Tuesday, January 24, 2012

West Lafayette Business and the Society Pages at the turn of the Century : Ray M. Southworth

Ray M. Southworth and West Lafayette
By Susan Curtis

                The decision to clean up a site in the Village known as “Gum Ball Alley” led to a fascinating trace of the history of West Lafayette.  A black and yellow sign painted on the brick wall on the east side of the alley advertises Southworth Books.  If you look closely, you can see that it was painted over another advertisement for apartments available for rent.  From an aesthetic point of view, the sign is, well, pretty uninteresting.  But from a historical perspective, the sign restores to our awareness a business that anchored the West Lafayette Village for the better part of a century. 

For those of us who are relative newcomers to West Lafayette—I first arrived in greater Lafayette in 1989—the name Southworth is completely unfamiliar.  In order to learn something about the business and the person whose name it bore, I dug into some local archives to figure out who the proprietor, Ray M. Southworth, was and what role he played in the civic life of West Lafayette.  This is a report on my preliminary findings.

Ray M. Southworth
Ray Southworth was born on February 11, 1885, in Indiana, and he died sometime in the mid-1930s.  From the early 1900s until the time of his death, Ray Southworth was the proprietor of a store located at 308-310 State Street.  He sold clothing, books, and supplies primarily of interest to Purdue University students.  From accounts I have read so far, Southworth was a highly respected civic leader, involved in both politics and society in Lafayette and West Lafayette.  His life reflects the impact of modernization on personal life.

Southworth’s first appearance in a public record is in the 1900 Federal Census, where he is listed as a grandson of Mary and William Martin, his maternal grandparents who lived at 413 State Street in West Lafayette.  His mother, Laura Southworth, and a cousin, Geneve Jamison, were also living with the Martins, and Mrs. Southworth is identified as a seamstress.  This living arrangement at first glance suggests a broken family—Southworth’s father is nowhere to be seen, so it is not clear if Laura was a widow or a divorcee. Furthermore, the census record is smeared where William Martin’s livelihood is entered, so it is not certain how the family was supported.[1]  But in just six years, Southworth’s wedding announcement made Society Page news in the Lafayette Morning Journal.

  The wedding to Flossie P. Minch took place on June 27, 1906, and the Lafayette Morning Journal on that date included no less than three stories on the event about to take place.  It noted first that “Ray Martin Southworth whose marriage to Miss Flossie Minch will occur this evening will entertain his ushers at a 11 o’clock breakfast today in the ordinary of the Hotel Lahr.  Covers will be laid for six and a twelve-course breakfast will be served.”[2] A twelve-course breakfast was obviously meant to mark the wedding as an event on the society calendar.  It turns out that the evening before, Mrs. Richard A. Moore of Lafayette hosted a “pretty luncheon” in honor of Minch and Southworth and their bridal party.  There were flowers, place cards, candles, and food.  The evening was capped off by a private concert by Miss Viva Johnson, and the story hinted that this was not the only party given in their honor; indeed, it “proved a fitting close to the numerous parties” they already had attended.[3]  Finally, the Morning Journal offered a preview of the evening wedding, noting the names of the ushers, flower bearers, the minister, and the musicians.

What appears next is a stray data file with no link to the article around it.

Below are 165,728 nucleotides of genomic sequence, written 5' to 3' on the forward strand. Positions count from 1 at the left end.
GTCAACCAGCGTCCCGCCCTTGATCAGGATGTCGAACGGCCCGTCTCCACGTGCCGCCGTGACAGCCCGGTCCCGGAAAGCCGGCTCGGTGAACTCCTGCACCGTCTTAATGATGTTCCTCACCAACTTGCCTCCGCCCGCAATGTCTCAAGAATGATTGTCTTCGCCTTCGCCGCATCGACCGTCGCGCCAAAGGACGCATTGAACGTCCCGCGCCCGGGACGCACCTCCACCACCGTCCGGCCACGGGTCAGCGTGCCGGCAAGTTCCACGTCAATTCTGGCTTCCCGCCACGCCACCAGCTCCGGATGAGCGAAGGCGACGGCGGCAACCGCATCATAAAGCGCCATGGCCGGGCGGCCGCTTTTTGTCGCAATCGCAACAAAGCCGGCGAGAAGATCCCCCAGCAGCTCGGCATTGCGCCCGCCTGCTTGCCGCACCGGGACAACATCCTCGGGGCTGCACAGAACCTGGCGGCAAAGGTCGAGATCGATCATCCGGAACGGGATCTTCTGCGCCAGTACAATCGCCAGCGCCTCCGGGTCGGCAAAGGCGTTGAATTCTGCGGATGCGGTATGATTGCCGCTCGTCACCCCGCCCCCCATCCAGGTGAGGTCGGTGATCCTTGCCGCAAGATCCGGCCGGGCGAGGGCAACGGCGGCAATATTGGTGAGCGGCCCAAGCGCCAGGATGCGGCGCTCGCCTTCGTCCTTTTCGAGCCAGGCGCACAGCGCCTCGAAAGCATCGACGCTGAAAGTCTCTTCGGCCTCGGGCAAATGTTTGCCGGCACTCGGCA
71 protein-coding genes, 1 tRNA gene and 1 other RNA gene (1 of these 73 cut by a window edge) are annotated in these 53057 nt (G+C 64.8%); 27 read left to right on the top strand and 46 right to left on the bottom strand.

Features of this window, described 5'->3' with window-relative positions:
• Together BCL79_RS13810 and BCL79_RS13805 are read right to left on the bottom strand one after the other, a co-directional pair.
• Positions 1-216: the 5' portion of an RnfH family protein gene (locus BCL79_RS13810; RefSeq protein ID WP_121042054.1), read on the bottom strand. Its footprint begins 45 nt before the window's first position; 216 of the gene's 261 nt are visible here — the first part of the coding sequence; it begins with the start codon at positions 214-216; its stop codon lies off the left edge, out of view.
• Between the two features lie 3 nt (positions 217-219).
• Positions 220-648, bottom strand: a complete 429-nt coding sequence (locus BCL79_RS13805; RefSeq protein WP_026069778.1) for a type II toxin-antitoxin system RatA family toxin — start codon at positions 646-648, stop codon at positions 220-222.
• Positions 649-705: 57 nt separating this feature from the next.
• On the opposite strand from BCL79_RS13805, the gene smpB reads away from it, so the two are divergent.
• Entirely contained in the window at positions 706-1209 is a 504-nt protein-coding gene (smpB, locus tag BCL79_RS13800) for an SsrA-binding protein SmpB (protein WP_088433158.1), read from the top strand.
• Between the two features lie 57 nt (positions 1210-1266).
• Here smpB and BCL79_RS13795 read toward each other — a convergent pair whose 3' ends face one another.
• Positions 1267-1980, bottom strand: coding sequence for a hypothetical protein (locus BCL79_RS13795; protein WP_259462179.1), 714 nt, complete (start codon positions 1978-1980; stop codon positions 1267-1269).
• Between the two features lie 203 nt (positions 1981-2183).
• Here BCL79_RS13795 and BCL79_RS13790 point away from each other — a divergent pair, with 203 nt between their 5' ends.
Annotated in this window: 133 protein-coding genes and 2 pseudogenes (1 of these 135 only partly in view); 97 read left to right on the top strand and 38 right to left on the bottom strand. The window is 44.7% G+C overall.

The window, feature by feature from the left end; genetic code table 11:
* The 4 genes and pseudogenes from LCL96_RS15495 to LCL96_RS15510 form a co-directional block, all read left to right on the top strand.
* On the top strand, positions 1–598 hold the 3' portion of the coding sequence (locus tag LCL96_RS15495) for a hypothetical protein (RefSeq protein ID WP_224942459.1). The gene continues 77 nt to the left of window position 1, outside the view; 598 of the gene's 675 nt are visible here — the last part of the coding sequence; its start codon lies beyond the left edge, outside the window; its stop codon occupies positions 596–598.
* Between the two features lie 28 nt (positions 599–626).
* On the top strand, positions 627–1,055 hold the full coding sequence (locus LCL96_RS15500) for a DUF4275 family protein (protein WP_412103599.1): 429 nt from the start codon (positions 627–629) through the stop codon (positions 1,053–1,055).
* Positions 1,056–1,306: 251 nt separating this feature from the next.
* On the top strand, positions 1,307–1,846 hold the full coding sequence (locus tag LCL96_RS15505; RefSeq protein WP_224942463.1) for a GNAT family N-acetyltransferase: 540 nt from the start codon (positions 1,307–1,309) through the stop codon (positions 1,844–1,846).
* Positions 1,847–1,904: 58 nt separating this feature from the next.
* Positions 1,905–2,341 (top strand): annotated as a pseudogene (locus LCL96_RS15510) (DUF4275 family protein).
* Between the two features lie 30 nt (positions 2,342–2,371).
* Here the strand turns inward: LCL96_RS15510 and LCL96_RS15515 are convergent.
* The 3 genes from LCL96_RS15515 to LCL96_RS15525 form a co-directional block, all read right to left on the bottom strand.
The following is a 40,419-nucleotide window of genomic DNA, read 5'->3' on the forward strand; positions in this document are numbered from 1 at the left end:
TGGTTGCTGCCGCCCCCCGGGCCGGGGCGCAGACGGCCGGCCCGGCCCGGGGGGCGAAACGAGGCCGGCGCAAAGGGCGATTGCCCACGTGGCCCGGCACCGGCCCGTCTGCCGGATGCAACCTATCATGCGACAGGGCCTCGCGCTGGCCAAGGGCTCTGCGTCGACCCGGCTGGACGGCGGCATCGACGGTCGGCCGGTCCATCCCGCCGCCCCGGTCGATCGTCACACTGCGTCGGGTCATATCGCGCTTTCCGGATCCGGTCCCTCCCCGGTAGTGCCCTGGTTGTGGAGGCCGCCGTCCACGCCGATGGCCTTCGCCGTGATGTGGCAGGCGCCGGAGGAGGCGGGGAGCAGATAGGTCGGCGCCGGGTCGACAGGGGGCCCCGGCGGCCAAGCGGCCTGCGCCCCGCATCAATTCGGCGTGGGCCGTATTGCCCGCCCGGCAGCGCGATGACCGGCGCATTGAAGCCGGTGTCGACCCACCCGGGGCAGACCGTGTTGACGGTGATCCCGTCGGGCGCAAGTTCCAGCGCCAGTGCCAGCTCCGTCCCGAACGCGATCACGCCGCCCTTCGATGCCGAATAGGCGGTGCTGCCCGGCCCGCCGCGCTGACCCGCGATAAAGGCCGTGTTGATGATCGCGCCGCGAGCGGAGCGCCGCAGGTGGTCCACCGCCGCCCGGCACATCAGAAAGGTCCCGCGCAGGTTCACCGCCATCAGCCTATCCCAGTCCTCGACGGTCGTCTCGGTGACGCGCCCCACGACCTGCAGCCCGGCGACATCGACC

The detailed account of Southworth’s wedding discloses that already at age 21, Southworth was considered “a young man of excellent standing.”  He was further identified as “proprietor of the West Side students’ supply store.”  Flossie was described as “an attractive and accomplished young woman,” and “popular in social and musical circles in the city.”[4]  The newlyweds took a two-week honeymoon trip before settling in to a routine of managing their student supply store.

Southworth’s business took off in a big way three years after his wedding.  Publisher’s Weekly announced in mid-1909 that Southworth had joined forces with Jaques-Mueller Co., which carried books, stationery, office supplies, pictures, and school supplies in Lafayette.  The consolidation did not result in a new corporate name; the business continued under Southworth’s management.  But most importantly, it was announced that “They have broken ground for a new store at 308-310 State Street, in West Lafayette, which will be 40 X 100, two stories.”[5]  The new store provided one of the anchors to the business district in West Lafayette’s Village in the early twentieth century.

What do we know of Ray Southworth as a person?  Without personal papers and private archives, of course, it’s hard to say.  But here’s what can be gleaned from various records.  Southworth seems to have been a perfect example of the modern American impulse to join organizations.  He was a 32nd degree Mason, a member of the Benevolent and Protective Order of Elks, a member of the West Lafayette Country Club, a Mystic Shriner, and the permanent treasurer of the Harlequin Club of Purdue University.  His involvement in these organizations may well have led to his reputation for trustworthiness and to his position as president of the Remedial Loan association and the Hoosier Chemical company, as a director of the Farmers’ and Traders’ bank, and ultimately to his election as a State Senator, a position he held from sometime in the 1910s to the mid-1920s.